Composer Josh Schmidt, on “The Adding Machine”
Josh Schmidt was in Montreal when I first tried to catch up with him. When I did catch him, a couple of days later, he was in Houston creating the music and sound design for Pygmalion at the Alley Theater. Schmidt, a UWM music grad (BFA, 1999), splits what little down time he has between hometown Milwaukee and New York. Mostly, he’s traveling, working for one theater or another or arranging concerts of his music.
Schmidt won’t get to Milwaukee for the Skylight Opera Theatre’s staging of his The Adding Machine until opening night (Friday, May 20). He’s fine with that. He trusts director Kate Buckley to get it right. Buckley is a friend and colleague from the Chicago theater community, where Schmidt is well entrenched.
The Adding Machine came to life in 2008 at Next Theater in Chicago. Jason Loewith, co-librettist with Schimidt, was artistic director of that company.
The composer also trusts the Skylight to get The Adding Machine, after Elmer Rice’s 1923 play, right.
“My first professional gigs happened at the Skylight,” Schmidt said. “I did a cabaret show in the Skylight bar with Ray Jivoff and Tony Clements. Monty Davis hired me for the Milwaukee Chamber Theatre, too. My first theater sound design job was for Wings. I worked on 110 in the Shade, there, and March of the Falsettos. I cut my teeth in that building.”
Jivoff will play the key role of Mr. Zero in Adding Machine.
Small pit space and skinny budgets rule at the Skylight. Experience there shaped Schmidt’s mindset. He graduated from both UWM and the Skylight as a practical man of the theater. He set The Adding Machine for two pianos and percussion, a miniature orchestra that theater companies can afford.
“At Next Theatre, we had a 15-by-5 space for the orchestra — a shoebox with a very low ceiling,” Schmidt said. “My experience had taught me how to get a lot out of a little.
“I approached it with this combination in mind from the moment of conception. I didn’t cut it back to make it fit our space. I created a full blown, challenging score for three instruments. It’s not a matter of compensating for instruments that aren’t there.”
The Adding Machine succeeded in Chicago and went on to win great reviews, great box office and big awards Off Broadway in New York.
So Schmidt doesn’t grumble about limitations. The realities of the day require spareness and efficiency from everyone in the business.
“It’s part of the challenge of keeping the art form alive,” he said. “It’s about not bringing down the institutions financially. But when we reduce, we don’t sacrifice; we have to make sure that people don’t feel cheated.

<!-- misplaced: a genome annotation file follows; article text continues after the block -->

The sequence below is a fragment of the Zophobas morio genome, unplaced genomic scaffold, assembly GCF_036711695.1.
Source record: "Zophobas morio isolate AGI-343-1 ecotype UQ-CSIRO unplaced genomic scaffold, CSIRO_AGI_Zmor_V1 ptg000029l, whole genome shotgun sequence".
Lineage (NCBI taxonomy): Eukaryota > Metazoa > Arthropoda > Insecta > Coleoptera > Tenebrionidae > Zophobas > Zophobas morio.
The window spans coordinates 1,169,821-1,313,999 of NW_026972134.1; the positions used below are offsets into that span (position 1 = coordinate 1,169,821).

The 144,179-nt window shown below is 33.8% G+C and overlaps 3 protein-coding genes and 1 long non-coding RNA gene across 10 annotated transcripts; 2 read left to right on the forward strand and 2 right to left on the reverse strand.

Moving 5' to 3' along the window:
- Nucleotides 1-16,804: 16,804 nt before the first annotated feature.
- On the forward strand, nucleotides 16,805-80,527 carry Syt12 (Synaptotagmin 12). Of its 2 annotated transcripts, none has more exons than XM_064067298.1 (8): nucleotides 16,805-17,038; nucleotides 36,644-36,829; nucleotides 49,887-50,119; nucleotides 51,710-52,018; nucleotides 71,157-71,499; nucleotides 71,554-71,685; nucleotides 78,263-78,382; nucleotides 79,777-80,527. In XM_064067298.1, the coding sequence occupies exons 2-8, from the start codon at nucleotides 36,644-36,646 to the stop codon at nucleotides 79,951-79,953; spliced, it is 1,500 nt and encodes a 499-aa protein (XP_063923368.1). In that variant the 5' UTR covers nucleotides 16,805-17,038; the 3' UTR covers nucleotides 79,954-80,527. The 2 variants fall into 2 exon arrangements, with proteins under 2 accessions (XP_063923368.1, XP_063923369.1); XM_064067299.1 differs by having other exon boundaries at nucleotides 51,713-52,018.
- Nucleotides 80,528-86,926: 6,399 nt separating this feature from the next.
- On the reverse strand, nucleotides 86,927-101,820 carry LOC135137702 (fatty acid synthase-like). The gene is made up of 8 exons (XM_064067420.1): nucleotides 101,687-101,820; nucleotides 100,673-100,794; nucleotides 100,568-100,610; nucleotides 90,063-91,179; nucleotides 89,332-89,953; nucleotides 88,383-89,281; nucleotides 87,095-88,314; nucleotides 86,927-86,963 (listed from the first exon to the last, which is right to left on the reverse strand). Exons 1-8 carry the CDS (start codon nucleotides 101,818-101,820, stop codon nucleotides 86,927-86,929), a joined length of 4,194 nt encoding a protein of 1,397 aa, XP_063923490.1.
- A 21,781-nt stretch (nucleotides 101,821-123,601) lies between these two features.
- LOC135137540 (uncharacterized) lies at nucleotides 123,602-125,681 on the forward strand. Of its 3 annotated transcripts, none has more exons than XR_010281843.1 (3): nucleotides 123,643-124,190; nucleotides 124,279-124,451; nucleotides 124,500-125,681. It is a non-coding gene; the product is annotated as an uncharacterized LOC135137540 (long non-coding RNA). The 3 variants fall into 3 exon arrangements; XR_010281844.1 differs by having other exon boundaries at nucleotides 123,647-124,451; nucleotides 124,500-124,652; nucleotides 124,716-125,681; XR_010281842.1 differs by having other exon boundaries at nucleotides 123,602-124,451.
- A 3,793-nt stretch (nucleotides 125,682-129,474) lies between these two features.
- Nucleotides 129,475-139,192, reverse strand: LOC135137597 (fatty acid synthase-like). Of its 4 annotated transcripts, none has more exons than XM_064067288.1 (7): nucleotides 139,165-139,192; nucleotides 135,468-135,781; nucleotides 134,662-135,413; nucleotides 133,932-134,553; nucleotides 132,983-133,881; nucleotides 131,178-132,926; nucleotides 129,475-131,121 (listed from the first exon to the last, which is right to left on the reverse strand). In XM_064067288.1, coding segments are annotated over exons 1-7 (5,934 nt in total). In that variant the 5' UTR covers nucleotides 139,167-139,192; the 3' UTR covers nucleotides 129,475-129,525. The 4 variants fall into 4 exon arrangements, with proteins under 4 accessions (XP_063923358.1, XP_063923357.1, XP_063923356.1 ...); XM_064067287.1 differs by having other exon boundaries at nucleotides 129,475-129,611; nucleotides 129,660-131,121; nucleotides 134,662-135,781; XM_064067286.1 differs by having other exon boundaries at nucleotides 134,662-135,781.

“The Adding Machine and then The Minister’s Wife reflect the values of the theaters that commissioned them. That mission is intimate musical theater in English.”
The Minister’s Wife, with a book by Austin Pendleton (after George Bernard Shaw’s Candida) and lyrics by Jan Tranen, opened at The Writer’s Theater, in Glenco, Ill., in May of 2009. It opened in the Mitzi Newhouse Theater at Lincoln Center in New York on May 8 and has won spectacular notices.
The Minister’s Wife gives Schmidt two New York hits by age 35. But he’s not about to rest on his laurels and royalty checks just yet.
“The economic dictates of the day require you to be open to anything,” Schmidt said. “Any career at all these days is a lucky thing.”
Schmidt has kept busy in Wisconsin, too. He wrote a remarkable brass score for Debra Loewen’s site-specific Wild Space Dance piece at the Lynden Sculpture Garden last fall. He wrote Gift of the Magi for American Players Theatre. He created the sound design for First Stage’s The Magic Bicycle this spring and did the same for the premiere of Jeffrey Hatcher’s Ten Chimneys for the Arizona Theater Company. Ten Chimneys will open the Milwaukee Rep’s season next fall. All that comprises a fraction of his work in the last 18 months. Schmidt works hard and he works fast.
But this weekend, at least, he can take in The Adding Machine as a member of the audience.
The piece was among the earliest to question the impact of technology on human beings. The protagonist, Mr. Zero, is losing his job to a machine after 25 years of adding figures. Mr. Zero cracks under the strain, kills his boss, and is promptly caught and executed. The Expressionist play was among the first to use flashbacks. Rice veers into the fantastical; a good bit of it is set in Elysium, which looks good at first but turns out to be less than heavenly.
Schmidt noted that we’re now accustomed to musical that integrate songs into the story and lead into them gradually. That trend started years after Adding Machine premiered in 1923.
“There are always two questions in a musical,” Schmidt said. “Why are people singing? and What conventions allow them to sing? Well, this is coming out of vaudeville. In this show, people just sing.”
They sing in lots of different styles, too. Some of the music sounds modern. There’s gospel, blues, and some vintage-sounding show tunes.
“Rice wrote each scene a little differently, so I wrote the themes for each the seven scenes in a different way,” Schmidt said. “During a confession of love in Elysium, I had to figure out how to write If I Loved You without writing If I Loved You.”
Rice was a troubled, volatile, political man, and something of a radical. He condemned modern commerce as inhumane and satirized it in The Adding Machine. Schmidt and Loewith shifted its focus a little.
“It’s still dark and acerbic, an intense experience rooted in reality,” Schmidt said. “But it’s less about man versus machine. It’s sort of a romantic black comedy.”
The Skylight Opera Theater will give the local premiere of Adding Machine at 7:30 p.m. Friday. The musical will run in the Cabot Theatre at the Broadway Theatre Centre, 158 N. Broadway, through June 12. Tickets are $24-$63.50. Click on the link or call the BTC box office, 414 291-7800.